In another general aspect, a system comprises a content rendering device rendering audio and video portions of multimedia content. The system further comprises an occupancy sensor configured to detect user presence and user absence within a space in which the rendered video is viewable based on motion within the space. The system comprises a controller configured to adjust the content rendering system based on the user presence and the user absence. The controller adjusts the content rendering system to operate in a reduced power consumption mode in which power consumption is reduced while at least a portion of the multimedia content is rendered.

Implementations may include one or more of the following features. For example, the content rendering device may include a television device. In some implementations, the content rendering device may include a computer display.

The occupancy sensor may be located in the content rendering device. The occupancy sensor may utilize at least one of an ultrasonic detector, a pyroelectric detector, a thermal detector, and a video capture device.

The controller may be configured to activate a function in a recording device based on the detected user absence and presence. The controller may be configured to transmit information reflecting the detected user absence and presence.

In another general aspect, a system is configured to detect, based on motion in a space in which a person can view a video display, whether a person is present in a space. The system is further configured to, if the person is not present, turn off at least a rendering of video by the video display while maintaining a rendering of audio correlated with the video.

Implementations may include one or more of the following features. For example, the motion in the space may be detected using a motion sensor coupled to the video display. In some implementations, the system may be configured to activate a function in a recording device if the person is not present.

In another general aspect, a computer readable medium stores a computer program product. The computer program product includes instructions that, when executed, cause at least one processor to: monitor, based on user motion, user occupancy within a space in which a display of a content rendering system is viewable; and, based on the monitored user occupancy, cause the content rendering system to operate in a reduced power consumption mode in which power consumption is reduced while at least a portion of content is rendered.

In another general aspect, an integrated audio and video rendering device comprises a video rendering module configured to render a video portion of multimedia content. The device further comprises an audio rendering module configured to render an audio portion of the multimedia content and operable as a standalone audio reproduction device. The device comprises a controller configured to operate the integrated audio and video rendering device in a reduced power consumption mode in which the video rendering module is disabled and the audio rendering module operates as the standalone audio reproduction device.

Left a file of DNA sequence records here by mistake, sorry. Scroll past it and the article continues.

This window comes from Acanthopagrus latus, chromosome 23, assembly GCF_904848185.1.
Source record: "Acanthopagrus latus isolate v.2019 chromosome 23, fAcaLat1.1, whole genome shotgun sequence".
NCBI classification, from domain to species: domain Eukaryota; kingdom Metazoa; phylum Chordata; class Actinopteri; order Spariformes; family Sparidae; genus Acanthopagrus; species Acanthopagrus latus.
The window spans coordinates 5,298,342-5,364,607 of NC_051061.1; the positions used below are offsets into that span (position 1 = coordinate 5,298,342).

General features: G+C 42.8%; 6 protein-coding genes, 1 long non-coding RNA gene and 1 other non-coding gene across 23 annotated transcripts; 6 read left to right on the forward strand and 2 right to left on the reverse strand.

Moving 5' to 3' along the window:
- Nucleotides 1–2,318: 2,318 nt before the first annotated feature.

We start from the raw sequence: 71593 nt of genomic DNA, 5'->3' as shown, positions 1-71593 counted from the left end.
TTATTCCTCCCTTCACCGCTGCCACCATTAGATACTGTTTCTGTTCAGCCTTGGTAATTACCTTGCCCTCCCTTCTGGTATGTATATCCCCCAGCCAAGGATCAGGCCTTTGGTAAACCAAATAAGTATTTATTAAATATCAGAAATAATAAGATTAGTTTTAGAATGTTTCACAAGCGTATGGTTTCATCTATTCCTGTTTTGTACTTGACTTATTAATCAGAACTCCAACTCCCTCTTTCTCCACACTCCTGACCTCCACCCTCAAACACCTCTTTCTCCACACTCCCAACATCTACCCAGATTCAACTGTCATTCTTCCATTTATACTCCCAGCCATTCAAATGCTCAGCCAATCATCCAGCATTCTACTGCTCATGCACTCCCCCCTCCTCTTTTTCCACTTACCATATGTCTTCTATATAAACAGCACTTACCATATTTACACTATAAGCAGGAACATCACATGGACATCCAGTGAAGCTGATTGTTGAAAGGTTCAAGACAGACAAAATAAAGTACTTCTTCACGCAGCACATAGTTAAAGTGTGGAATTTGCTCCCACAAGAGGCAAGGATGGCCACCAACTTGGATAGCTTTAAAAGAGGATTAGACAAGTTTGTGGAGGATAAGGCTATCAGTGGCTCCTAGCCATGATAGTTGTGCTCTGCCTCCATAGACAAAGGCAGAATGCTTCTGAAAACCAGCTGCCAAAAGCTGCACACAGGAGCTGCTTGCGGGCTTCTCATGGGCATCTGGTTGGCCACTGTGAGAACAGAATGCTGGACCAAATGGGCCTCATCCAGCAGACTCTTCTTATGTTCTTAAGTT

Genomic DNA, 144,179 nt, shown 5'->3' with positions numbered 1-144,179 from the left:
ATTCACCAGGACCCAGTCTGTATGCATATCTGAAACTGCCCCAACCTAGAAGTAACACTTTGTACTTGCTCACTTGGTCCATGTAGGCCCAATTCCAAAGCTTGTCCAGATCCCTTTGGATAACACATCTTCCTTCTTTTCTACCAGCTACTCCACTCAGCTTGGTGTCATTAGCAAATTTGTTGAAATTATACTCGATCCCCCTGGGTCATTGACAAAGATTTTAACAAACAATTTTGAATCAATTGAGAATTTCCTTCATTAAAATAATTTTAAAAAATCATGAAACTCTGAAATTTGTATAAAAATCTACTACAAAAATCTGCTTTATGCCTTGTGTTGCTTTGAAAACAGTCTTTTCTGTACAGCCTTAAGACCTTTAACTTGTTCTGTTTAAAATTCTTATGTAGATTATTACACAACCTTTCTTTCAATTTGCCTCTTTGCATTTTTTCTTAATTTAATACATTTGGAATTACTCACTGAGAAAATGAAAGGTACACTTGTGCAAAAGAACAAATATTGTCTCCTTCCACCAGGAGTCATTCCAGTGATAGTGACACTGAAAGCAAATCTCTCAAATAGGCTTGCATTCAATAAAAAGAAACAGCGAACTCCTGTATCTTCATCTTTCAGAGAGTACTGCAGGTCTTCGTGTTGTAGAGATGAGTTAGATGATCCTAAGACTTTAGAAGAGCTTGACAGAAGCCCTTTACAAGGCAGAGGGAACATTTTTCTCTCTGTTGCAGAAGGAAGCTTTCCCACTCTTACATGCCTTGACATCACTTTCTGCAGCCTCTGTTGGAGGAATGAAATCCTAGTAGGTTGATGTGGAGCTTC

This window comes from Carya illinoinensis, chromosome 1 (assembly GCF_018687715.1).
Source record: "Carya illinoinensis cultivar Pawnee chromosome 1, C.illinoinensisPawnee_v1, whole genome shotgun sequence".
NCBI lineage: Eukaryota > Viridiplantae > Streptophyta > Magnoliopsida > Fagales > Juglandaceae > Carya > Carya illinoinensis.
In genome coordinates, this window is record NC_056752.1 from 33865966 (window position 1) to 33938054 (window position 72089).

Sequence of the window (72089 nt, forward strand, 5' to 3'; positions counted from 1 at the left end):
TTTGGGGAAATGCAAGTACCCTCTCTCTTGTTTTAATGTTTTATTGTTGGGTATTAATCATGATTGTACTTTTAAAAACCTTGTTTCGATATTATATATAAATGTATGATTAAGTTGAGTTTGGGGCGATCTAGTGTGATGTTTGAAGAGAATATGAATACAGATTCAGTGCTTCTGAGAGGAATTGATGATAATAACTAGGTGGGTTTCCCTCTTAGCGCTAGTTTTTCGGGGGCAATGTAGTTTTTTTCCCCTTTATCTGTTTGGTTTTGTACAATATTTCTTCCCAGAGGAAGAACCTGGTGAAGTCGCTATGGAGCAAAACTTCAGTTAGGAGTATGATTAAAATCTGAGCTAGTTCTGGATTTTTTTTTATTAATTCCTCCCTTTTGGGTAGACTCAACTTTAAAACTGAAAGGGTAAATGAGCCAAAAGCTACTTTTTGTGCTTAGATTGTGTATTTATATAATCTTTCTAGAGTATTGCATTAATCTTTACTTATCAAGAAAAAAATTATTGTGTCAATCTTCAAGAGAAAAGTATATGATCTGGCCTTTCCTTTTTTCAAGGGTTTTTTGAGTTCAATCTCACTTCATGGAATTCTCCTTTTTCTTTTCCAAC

Implementations may include one or more of the following features. For example, the video rendering module and the audio rendering module can be co-located in a television device. The integrated audio and video rendering device can comprise an optical disc player.

Other features and advantages will be apparent from the following description and the claims.

BRIEF DESCRIPTION OF THE DRAWINGS

FIG. 1 is a block diagram of an example system.

FIG. 2 depicts an example operating environment.

FIG. 3, 5A, 5B and 6 are flow diagrams showing example processes.

FIG. 4A is a state diagram showing example system states.

FIG. 4B is a state transition table associated with the diagram of FIG. 4A.

DESCRIPTION

In some examples, a content rendering system, such as a television or part of a television, may be controlled or adjusted based on user occupancy within a space in which the content rendering system is situated or viewable to a user. User occupancy refers, for example, to a user presence or a lack of presence (i.e., absence) in an identified space. User occupancy can be determined, for example, by detecting physical or bodily attributes or characteristics (heat, bodily movement, sound, etc.) of the user. In some examples, occupancy can be determined by detecting motion or location in a space and inferring an occupant is present when motion or location is detected. User occupancy can also be determined, for example, by detecting identification or other information associated with a user, such as an electronic information signature or code.

In some examples, an occupancy timer may be used to determined user occupancy. The timer may reset every time user presence is determined in a viewing space, for example, by the detection of motion. User occupancy can be determined by inferring that the user is not present in the viewing space when the timer exceeds a certain threshold, for example, fifteen minutes. If this threshold is not reached, presence of the user in the space can be inferred.